The acrimonious 2016 election season might be history, but its legacy might be coming soon to a park bench near you.
At least some of those miniature partisan billboards for Hillary and Donald, and Katie and Pat, are being recycled and repurposed into synthetic lumber to make things such as park benches, composite decking material, and fencing.
In a program similar to those in Arizona and Texas, Montgomery County has been collecting those political remnants for the last five years in an effort to give them new life while also getting them off the streets. It is the only program of its kind in the region; neither Philadelphia nor its neighboring counties have formal programs.
The costs are minimal. A county employee gathers the signs from the dozen drop-off points around the county and takes them to the Montgomery County Correctional Facility in Eagleville, where they are hand- sorted by work-release prisoners.
The metal frames become scrap metal. The flimsy plastic film signs are sold to Cougle's Recycling in Hamburg, Berks County, where they are converted to synthetic lumber and other materials. The sturdier, corrugated plastic signs are sold to ReCommunity Recycling in Montgomeryville, a sorter and baler, and out of that political scrapple reborn as lawn chairs, toys, trash bins, and the like.
The results could be viewed as consolation prizes for those disappointed in the election outcome, said Veronica Harris, the Montgomery County recycling manager.
"So even if you feel at the end of the campaign that you're not happy with the result," Harris said, "you can be happy knowing where your sign is going to end up."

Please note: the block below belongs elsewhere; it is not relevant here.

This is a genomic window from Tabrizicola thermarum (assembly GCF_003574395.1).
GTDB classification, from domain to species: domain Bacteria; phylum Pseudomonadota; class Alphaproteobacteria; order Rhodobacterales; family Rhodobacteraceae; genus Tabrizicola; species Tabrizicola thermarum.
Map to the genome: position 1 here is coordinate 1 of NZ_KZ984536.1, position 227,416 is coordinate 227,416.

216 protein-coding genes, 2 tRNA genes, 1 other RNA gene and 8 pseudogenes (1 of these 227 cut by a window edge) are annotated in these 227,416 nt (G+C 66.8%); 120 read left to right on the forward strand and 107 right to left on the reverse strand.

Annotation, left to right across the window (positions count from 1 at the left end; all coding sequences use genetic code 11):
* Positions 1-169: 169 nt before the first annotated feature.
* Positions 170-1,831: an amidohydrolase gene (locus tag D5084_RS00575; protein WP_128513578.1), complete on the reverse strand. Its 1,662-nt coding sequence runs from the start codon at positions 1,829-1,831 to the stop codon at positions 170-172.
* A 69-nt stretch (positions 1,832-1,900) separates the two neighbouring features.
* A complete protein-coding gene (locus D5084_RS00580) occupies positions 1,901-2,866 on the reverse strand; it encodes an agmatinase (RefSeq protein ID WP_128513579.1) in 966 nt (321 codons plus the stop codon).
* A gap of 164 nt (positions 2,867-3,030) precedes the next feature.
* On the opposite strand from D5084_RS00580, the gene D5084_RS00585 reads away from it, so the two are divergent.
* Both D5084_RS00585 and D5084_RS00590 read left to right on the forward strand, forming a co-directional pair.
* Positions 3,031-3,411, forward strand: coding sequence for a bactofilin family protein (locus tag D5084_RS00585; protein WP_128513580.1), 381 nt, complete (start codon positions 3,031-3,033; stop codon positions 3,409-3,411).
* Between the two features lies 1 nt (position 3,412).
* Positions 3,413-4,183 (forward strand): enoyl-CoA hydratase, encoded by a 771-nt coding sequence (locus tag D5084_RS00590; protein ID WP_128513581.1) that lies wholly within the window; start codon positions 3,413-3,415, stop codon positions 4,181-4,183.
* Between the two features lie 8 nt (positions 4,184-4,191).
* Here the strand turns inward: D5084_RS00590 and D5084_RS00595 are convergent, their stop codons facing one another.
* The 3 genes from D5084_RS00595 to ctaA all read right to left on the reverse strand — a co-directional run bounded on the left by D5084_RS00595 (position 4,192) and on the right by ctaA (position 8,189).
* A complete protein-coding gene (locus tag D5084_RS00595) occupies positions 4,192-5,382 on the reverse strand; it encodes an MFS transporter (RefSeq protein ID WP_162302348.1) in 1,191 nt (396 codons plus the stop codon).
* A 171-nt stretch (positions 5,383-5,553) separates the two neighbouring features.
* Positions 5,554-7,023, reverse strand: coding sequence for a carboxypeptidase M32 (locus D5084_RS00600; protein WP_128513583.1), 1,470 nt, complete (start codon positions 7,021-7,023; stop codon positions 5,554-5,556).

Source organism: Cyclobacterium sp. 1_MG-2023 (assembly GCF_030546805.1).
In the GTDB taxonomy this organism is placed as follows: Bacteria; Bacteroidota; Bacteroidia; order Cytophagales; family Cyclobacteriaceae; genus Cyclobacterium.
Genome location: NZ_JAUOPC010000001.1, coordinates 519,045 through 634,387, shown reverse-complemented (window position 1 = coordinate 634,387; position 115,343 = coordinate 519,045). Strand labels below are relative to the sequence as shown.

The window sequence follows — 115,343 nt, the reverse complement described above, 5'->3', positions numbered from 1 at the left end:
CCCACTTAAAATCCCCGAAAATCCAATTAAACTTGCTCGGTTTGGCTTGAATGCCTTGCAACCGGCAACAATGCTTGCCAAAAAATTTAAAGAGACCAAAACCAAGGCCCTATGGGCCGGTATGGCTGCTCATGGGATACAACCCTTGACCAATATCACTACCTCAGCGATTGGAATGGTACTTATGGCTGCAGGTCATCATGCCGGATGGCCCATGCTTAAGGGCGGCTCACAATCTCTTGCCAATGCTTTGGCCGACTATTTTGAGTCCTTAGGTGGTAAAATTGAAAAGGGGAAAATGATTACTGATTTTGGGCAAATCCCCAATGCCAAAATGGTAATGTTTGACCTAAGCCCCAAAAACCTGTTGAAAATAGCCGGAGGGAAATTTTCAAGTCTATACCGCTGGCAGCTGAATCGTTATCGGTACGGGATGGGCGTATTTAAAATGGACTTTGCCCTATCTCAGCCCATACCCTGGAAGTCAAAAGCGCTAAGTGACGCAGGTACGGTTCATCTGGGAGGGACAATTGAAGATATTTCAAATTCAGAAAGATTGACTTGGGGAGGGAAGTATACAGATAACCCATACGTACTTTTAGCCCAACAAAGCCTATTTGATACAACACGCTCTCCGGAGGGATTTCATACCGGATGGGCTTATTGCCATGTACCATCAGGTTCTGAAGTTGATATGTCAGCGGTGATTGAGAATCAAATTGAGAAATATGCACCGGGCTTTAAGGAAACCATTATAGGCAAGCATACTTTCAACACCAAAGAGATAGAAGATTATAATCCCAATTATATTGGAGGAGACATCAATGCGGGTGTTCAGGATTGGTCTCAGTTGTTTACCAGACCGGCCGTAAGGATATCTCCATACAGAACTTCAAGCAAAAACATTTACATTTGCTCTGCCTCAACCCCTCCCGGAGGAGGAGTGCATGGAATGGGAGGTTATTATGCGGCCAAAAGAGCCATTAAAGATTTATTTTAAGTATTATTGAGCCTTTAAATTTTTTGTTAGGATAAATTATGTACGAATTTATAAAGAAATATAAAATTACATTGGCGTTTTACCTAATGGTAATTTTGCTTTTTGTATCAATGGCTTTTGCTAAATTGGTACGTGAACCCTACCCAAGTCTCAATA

She did not have figures on the actual volume of material gathered at the 12 sites throughout the county, but prodigious piles were evident at a Norristown center last week at the end of the collection period.
Harris said the locations were spread out enough that a drop-off point would be convenient to most county residents.
"People who are concerned about recycling in their normal day to day, both at home and the office, are happy to have the option also to be able to recycle at the end of a campaign and not have to put those materials in the trash," Harris said.
Dianna DiIllio, executive director of the Montgomery County Democratic Committee, whose office served as a drop-off location, said that this year was a lighter one signage-wise for the simple reason that fewer races were on the ballots.
But in the past, not all the signs trumpet candidates. The locations have no control over the types of signs that come in post-election, she said, and their intake has included signs advertising asphalt and roofing work.
The collection period was compressed, ending last Tuesday, just six days after the election.
"The timing seemed to be shorter because the election was later," DiIllio said. "The weather changes, and they can get blown around, and so I think that is a benefit as well."
DiIllio said the program has aesthetic and practical benefits.
"To a lot of people, they don't want to see them out there on the roads anymore," DiIllio said. "And then also, it's just a good effort. It helps save the planet, basically. You're not putting them in landfills."
Regardless of the election outcomes, the county tries to act quickly, she said.
"In past years, even in big victories," DiIllio said, "it's sort of always been our folks' mind-set that 'The election is over - let's try to get everything we put out, or at least try to, and then . . . just move on to the next cycle.' "
Expect a fresh crop of signs in the spring for the 2017 Pennsylvania primary.